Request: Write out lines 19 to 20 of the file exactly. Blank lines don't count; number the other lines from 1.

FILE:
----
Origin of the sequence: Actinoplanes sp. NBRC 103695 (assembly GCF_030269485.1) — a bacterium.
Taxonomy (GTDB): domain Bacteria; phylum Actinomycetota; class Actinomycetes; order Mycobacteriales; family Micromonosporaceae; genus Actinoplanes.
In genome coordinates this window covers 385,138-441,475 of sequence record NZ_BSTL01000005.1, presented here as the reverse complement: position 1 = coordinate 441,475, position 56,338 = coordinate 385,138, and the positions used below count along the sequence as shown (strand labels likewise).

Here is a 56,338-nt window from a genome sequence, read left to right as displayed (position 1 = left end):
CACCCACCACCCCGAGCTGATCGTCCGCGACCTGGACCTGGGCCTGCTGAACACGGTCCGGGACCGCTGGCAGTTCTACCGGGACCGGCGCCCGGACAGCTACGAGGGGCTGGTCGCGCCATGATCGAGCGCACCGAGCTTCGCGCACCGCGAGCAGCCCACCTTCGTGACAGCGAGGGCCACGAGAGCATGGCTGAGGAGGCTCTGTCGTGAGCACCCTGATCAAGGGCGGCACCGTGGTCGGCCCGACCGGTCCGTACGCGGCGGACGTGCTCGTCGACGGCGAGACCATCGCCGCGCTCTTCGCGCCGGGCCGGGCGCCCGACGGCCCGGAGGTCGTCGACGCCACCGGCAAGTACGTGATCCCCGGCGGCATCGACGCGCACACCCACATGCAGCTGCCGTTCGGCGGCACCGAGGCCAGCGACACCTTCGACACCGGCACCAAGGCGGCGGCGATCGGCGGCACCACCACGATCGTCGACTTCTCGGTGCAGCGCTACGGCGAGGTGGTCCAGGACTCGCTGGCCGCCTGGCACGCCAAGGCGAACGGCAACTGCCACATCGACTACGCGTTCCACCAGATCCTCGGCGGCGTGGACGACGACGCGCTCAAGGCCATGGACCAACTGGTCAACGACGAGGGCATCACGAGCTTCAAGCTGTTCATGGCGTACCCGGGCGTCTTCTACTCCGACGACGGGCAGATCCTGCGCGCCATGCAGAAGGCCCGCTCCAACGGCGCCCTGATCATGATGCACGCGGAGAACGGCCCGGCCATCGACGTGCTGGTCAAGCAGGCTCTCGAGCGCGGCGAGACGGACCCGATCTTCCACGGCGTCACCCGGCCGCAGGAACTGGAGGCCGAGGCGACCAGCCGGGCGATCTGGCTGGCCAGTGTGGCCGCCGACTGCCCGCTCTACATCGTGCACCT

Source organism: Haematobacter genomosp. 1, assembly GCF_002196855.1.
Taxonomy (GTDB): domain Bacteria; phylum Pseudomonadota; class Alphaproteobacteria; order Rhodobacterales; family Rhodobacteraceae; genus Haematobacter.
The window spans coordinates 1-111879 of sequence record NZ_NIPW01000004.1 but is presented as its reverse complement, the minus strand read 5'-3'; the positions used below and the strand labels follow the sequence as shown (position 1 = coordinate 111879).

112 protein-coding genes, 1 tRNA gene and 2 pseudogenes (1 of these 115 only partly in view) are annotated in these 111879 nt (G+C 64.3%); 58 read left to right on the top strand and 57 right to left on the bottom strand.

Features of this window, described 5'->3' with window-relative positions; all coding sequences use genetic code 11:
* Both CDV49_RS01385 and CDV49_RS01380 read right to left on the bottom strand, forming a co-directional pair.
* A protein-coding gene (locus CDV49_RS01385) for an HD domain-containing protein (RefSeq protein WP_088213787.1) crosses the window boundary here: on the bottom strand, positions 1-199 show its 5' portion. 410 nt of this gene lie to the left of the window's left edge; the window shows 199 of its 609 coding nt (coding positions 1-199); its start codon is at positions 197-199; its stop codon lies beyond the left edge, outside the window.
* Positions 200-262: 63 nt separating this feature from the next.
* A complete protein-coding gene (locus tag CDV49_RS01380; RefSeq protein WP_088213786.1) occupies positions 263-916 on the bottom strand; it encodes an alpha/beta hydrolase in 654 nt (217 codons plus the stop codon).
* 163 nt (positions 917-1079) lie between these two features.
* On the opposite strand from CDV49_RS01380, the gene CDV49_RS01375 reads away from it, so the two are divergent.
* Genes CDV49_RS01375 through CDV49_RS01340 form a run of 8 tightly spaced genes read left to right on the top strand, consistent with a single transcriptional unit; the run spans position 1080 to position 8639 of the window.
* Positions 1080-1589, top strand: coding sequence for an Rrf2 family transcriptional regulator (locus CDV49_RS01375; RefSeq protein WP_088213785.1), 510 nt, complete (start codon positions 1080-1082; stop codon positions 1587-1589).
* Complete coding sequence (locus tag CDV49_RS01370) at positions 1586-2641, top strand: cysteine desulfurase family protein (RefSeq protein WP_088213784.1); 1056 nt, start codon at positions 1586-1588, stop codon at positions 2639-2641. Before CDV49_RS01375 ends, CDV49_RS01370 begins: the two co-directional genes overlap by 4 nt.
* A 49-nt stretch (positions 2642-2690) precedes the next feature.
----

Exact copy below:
* Complete coding sequence (locus tag CDV49_RS01370) at positions 1586-2641, top strand: cysteine desulfurase family protein (RefSeq protein WP_088213784.1); 1056 nt, start codon at positions 1586-1588, stop codon at positions 2639-2641. Before CDV49_RS01375 ends, CDV49_RS01370 begins: the two co-directional genes overlap by 4 nt.
* A 49-nt stretch (positions 2642-2690) precedes the next feature.